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IN BRIEF

Nonfiction

December 02, 1990|Alex Raksin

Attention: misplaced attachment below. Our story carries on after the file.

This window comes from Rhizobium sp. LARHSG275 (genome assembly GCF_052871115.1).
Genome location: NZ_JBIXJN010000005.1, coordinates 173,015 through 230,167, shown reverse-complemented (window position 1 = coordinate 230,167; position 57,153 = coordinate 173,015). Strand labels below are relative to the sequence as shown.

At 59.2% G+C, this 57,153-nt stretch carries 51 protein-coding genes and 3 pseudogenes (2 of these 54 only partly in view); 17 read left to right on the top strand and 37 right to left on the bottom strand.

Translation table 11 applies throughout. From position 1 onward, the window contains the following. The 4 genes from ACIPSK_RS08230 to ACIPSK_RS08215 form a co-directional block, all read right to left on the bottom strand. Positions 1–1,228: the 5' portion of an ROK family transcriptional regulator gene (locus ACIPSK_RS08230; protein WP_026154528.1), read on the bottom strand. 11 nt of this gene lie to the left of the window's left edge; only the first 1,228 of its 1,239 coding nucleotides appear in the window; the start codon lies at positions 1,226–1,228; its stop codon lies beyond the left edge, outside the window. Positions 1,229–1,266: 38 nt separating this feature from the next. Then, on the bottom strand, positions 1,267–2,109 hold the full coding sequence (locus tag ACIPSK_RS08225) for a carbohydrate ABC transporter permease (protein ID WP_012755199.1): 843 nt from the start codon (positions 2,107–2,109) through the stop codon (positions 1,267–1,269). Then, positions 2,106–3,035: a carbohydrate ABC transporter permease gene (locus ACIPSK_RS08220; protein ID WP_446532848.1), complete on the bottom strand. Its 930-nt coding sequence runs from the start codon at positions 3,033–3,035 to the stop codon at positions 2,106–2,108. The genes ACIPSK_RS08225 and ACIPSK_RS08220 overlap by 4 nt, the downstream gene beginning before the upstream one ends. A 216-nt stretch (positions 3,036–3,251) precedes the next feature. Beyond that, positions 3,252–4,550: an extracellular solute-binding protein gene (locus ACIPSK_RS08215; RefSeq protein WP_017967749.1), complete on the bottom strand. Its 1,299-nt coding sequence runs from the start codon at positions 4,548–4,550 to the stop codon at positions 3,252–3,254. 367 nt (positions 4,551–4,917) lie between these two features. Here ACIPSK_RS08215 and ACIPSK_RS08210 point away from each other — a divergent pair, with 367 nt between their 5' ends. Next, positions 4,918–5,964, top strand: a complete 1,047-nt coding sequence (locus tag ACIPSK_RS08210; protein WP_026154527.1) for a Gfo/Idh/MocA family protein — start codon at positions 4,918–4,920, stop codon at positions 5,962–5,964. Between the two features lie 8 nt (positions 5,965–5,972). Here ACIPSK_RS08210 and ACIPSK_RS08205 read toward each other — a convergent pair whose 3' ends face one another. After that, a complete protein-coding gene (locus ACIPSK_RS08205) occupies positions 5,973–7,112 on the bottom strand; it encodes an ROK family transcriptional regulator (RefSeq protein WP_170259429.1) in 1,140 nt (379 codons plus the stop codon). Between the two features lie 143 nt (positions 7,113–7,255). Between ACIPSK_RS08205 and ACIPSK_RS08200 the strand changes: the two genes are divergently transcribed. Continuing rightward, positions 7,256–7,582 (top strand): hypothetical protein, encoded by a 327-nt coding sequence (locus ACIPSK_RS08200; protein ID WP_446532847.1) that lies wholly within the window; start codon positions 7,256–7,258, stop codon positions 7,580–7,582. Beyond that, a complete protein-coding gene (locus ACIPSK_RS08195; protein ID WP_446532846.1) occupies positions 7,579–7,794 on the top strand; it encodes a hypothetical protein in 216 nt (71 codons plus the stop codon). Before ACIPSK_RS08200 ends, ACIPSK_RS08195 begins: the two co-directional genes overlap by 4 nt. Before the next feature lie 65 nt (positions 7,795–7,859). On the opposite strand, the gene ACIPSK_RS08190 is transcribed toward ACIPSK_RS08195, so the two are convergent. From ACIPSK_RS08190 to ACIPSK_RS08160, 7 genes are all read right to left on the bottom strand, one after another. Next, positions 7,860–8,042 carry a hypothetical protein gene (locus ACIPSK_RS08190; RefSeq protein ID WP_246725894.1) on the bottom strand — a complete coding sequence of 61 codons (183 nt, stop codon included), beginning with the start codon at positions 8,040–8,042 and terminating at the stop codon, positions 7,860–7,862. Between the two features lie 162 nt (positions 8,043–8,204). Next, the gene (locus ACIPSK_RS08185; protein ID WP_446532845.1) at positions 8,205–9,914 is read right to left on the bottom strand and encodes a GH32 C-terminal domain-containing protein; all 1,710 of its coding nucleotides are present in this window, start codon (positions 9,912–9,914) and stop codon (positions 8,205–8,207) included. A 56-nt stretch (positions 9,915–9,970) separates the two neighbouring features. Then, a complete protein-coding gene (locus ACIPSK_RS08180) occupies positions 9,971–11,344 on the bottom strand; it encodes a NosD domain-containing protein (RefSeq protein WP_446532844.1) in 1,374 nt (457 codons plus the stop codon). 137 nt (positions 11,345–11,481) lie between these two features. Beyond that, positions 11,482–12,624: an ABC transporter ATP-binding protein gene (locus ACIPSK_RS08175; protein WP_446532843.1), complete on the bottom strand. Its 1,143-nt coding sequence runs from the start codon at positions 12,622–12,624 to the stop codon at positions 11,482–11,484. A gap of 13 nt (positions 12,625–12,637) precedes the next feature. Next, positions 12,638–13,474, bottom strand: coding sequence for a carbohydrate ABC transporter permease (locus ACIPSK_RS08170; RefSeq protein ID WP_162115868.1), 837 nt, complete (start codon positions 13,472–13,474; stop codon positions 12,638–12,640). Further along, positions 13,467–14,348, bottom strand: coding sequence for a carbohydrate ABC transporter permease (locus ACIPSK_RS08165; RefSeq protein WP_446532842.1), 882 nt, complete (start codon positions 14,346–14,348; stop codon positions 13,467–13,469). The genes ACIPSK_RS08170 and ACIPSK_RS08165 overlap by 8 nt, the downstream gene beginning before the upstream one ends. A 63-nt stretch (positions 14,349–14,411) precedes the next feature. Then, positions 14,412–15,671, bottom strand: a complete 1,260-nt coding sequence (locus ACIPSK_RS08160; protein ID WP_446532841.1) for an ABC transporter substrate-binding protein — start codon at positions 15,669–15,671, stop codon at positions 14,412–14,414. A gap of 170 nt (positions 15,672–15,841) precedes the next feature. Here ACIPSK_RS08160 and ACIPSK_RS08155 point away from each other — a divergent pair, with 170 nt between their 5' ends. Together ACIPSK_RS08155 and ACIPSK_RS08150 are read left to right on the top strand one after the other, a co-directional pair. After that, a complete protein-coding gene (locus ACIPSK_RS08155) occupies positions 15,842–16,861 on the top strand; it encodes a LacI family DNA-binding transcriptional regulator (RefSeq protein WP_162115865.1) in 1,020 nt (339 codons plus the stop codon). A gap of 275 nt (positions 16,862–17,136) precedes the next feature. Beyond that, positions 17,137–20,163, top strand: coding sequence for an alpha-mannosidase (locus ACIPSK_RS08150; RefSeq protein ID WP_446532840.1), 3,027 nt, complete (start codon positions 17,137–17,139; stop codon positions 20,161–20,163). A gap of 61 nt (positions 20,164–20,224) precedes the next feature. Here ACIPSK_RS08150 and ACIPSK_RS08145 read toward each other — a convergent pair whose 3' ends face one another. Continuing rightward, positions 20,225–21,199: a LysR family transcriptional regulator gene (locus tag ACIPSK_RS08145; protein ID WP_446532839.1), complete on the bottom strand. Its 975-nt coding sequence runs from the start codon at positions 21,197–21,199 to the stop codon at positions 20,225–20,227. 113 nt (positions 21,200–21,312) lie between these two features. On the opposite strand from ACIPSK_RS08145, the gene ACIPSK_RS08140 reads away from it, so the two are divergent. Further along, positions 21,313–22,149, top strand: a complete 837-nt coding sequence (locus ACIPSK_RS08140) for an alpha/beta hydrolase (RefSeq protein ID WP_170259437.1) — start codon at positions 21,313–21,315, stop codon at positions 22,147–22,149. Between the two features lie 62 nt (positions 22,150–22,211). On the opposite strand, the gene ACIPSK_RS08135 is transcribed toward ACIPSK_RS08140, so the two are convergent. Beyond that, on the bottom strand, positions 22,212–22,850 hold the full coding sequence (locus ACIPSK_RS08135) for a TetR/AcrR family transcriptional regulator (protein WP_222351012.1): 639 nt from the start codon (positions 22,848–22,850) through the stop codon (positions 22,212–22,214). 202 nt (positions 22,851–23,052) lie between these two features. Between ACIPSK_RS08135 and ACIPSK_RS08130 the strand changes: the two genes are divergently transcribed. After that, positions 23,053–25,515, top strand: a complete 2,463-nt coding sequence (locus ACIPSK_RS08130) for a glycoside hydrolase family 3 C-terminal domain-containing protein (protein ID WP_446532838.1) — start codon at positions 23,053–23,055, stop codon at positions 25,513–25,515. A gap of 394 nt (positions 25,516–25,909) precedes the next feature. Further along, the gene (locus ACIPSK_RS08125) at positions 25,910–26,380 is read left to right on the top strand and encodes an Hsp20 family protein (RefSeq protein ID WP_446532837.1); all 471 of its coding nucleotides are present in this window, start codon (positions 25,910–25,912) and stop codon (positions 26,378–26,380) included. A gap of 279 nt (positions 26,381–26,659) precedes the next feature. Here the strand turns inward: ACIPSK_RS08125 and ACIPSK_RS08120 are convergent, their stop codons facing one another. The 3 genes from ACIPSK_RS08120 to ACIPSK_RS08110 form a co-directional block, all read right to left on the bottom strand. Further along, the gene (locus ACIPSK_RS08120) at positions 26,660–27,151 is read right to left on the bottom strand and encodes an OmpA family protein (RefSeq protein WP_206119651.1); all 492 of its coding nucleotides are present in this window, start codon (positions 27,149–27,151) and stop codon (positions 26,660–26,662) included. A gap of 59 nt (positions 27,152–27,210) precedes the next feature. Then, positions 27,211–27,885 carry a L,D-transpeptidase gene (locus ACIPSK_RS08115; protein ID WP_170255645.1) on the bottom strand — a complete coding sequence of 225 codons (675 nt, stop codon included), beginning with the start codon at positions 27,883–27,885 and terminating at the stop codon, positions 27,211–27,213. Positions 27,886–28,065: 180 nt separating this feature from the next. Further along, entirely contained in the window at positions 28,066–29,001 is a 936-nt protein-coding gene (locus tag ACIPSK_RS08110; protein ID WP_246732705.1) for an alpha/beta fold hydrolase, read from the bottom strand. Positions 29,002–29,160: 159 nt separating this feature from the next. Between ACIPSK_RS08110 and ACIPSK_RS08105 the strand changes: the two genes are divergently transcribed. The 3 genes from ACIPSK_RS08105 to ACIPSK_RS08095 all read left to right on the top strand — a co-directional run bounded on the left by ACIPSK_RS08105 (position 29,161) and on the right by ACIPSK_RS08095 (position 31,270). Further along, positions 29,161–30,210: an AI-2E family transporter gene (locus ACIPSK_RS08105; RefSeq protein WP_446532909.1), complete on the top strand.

MISSION TO MARS by Michael Collins (Grove: $22.50; 288 pp.). Pity the poor space buffs like former astronaut Michael Collins, a self-confessed "dreamy-faced loon." While their eyes seek the stars, their ears must put up with Earth-bound pragmatists like former New York City Mayor Ed Koch, who has grumbled, "I just for the life of me can't see voting for monies to find out whether or not there is some microbe on Mars, when in fact I know there are rats in the Harlem apartments." Unable to exploit the old fears that once rallied support for the space program--of the tentacled Martians with salivating V-shaped mouths in "War of the Worlds," or of the slightly less menacing Communists in the Soviet Union--Collins tries appealing to survivalism (the planet's pink-and-orange landscape offers the best shot "if we are to establish ourselves as a multiplanet species"), the spirit of discovery ("Was Columbus' purchase of the Nina, Pinta and Santa Maria cost-effective?") and the need to inspire young scientists (the number of science and engineering doctorates, he claims, has been almost exactly proportional to NASA's appropriations). "Mission to Mars" is smart, spirited and sometimes even waggish, though Collins, who knows that major space missions are more important for their symbolism than their science, should have stopped waving the flag long enough to suggest a mission befitting our new, "borderless world": a joint venture backed by Europe, Japan and the U.S.

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